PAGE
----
I want to be that actress who can do it all: Pooja Kumar

Features Tuesday, March 31, 2015 - 05:30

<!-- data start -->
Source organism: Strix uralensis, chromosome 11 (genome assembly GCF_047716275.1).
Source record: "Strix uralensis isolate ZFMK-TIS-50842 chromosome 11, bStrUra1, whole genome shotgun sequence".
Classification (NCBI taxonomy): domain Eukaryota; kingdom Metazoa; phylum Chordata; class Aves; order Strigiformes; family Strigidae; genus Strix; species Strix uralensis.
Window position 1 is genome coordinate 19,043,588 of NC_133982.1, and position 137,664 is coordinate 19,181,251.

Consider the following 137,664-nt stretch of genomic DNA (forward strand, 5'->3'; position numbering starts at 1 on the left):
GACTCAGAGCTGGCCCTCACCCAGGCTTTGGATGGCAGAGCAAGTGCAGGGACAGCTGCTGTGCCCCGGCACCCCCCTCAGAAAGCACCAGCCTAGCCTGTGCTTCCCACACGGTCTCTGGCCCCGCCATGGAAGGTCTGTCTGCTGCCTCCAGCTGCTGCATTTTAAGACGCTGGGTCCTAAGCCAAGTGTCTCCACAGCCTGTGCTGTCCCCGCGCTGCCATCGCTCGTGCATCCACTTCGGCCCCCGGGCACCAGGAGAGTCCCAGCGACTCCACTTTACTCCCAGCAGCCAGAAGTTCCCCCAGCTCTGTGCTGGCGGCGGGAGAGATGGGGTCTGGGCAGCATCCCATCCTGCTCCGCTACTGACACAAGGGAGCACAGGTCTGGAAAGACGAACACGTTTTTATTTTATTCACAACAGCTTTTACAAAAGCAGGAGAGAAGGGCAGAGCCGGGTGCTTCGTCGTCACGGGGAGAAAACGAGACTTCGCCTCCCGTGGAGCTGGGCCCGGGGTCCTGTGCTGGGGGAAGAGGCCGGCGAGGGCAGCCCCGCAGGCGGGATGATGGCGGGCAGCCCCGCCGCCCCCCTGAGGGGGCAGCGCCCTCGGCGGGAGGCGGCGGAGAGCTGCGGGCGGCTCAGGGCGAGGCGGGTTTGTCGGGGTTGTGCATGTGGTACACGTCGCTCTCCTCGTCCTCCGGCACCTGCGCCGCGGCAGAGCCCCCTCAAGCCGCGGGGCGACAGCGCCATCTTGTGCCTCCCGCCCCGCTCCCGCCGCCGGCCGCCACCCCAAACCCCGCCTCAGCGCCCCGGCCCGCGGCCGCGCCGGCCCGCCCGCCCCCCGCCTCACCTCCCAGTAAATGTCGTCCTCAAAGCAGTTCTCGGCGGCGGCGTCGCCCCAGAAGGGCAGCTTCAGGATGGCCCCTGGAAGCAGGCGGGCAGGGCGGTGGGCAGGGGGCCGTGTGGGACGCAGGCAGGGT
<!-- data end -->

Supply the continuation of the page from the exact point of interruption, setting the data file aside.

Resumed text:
By Prathibha Parameswaran  A trained classical dancer, certified scuba diver, producer of two short films-- Vishwaroopam actress Pooja Kumar wears many hats. The US based actress has played prominent roles in two of the most awaited films this year and is raring to go for more. A US born actress who has worked in 17 feature films, most of them cross cultural ones, Pooja Kumar is unlike many other actresses trying to find their feet in the Tamil film industry. Yet she shares a few similarities too. She has no roots in Tamil Nadu and can barely string a few words in the language. Her father was from Dehradun and her mother from Lucknow and relocated to the US back in the 70s. Ironically enough, in her second film with Kamal Haasan--Utthama Villain, Pooja’s character is much like herself, a modern day-actress who cannot speak Tamil. She will be seen mouthing dialogues in pure, archaic Tamil, in the role of Karpagavalli. A challenge she overcame with some help from actor Kamal Haasan. “You don’t pass off an opportunity to work with someone like Kamal Haasan. And he writes such interesting female characters. They have a story to tell, they have a purpose in the film. So for me it was a new challenge to be speaking in this sort of archaic Tamil at the same time portraying a modern day actress. I had to really work on my Tamil but I’m being shown in multiple ways and looks in the film-it’s a life time opportunity for any actress,” Pooja reasons. “I think my character is the comic relief in the film,” she divulges, when queried about her role. The drama interspersed with comedy and emotions will be fully devoid of violence, it’s promised. Utthama Villian also features Urvashi, Andreah Jeremiah and Parvathi Menon in important roles.  Pooja with other actors in Utthama Villain 2 “They are so talented,” she pauses. “We got along so well it was almost like a family unit with Gauthamiji doing the costume design for us. All these women had a voice, they have their own emotions and they bring something to their roles and enhance whatever he (Kamal Haasan) had written. I also got to share the screen with K. Balachandar, so it’s been a very emotional experience, because we made this film like a big family.” Pooja explains. Pooja has joined the coveted league of Kamal Haasan’s lead ladies who have romanced the actor more than once on screen, after starring with him in three successive films. Yet with all that, she says, she’s still all nerves if asked to do a scene with him. “Working with someone with over 50 years of experience was rather nerve-racking because I’m just starting out. He guides so well that he knows how to extract the best you can give the role. He’s my producer, director and my love interest—so I need to switch on and switch off—it’s been a great challenge,” she confides. A dancer trained in Bharathanatyam and Kathak, she also gets to shake a leg with Kamal Haasan in Utthama Villain, an opportunity she missed inVishwaroopam. “He’s THE best dancer I have ever seen; he has an amazing sense of rhythm,” she affirms. Vishwaroopam and controversy Back in 2000 Kaadhal Rojave wasn’t exactly the debut that she was perhaps hoping for, with the film failing to make the cut at the box office. Nevertheless, offers were still flooding in. She surprised many by letting go of them and flying back to the US to complete her undergraduate degree in Political Science and Finance and to later attend the American Academy of Dramatic Arts’. “I realised I needed to finish my studies. And learn more about acting if I wanted to be good at it and be in it long enough. Then I started getting offers in the US and I did different roles in films like Night of Henna, Hiding Divya and Flavours and produced a couple of short films.” Years later Gautami and Kamal Haasan would discover her through these films and offer her a role in a movie that has now become her identity. “After Vishwaroopam, people have obviously recognised my work and they’ve appreciated it. It gives you that drive to do more,” says Pooja. It was much after she started working in Vishwaroopam that she learned about the plans of a sequel. “I was very happy when he asked me to be part of the sequel. It’s a continuation, but it also has a lot of new parts in it,” says Pooja, careful not to disclose much on the project. “I get to do my own stunts in it. I think I’m the first actress to do under- water action sequences. I’m a certified scuba diver, so to be able to do that convincingly was a fantastic experience,” she adds excitedly.   ooja says she was equally affected when Vishwaroopam was mired in controversies, even facing a state-government ban. “I was really saddened. Cinema is a place where you can showcase your emotions in a non-invasive way. Kamal sir’s films are never hurtful, they just deal with engaging subjects making people sit up and think. It was hard to see him go through all that,” she recalls. Going Forward In an industry where most heroes choose to romance actresses half their age in films that barely offers them scope to perform, Pooja knows it’s a tall order to find her dream roles to play. “I would like to do something like what Nargis did in Mother India or Sharmila in Amar Prem.” “I think every journey is different and every artiste has their own journey. Tamil cinema is evolving and is offering more opportunities to actresses, I don’t know where my career is going to go, but I just want to do more films. I love what I do, whether it’s glamourous or performance-oriented—I want to be that actress who can do it all, in Tamil, Telugu, Hindi—everywhere,” she states resolutely. “These days they do have strong roles being written for women. Watch films of Karthik Subburaj, Vishnu Vardhan, Nalan, Gautham Menon, Mani Rathnam and Anjali Menon. They are all on my wish list,” she winks.   Pooja already has a couple of film offers each from Bollywood and Tamil and is still considering them. She's busy settling down in Chennai meanwhile. “I’m learning Tamil so I can do more Tamil films,” she beams. Tweet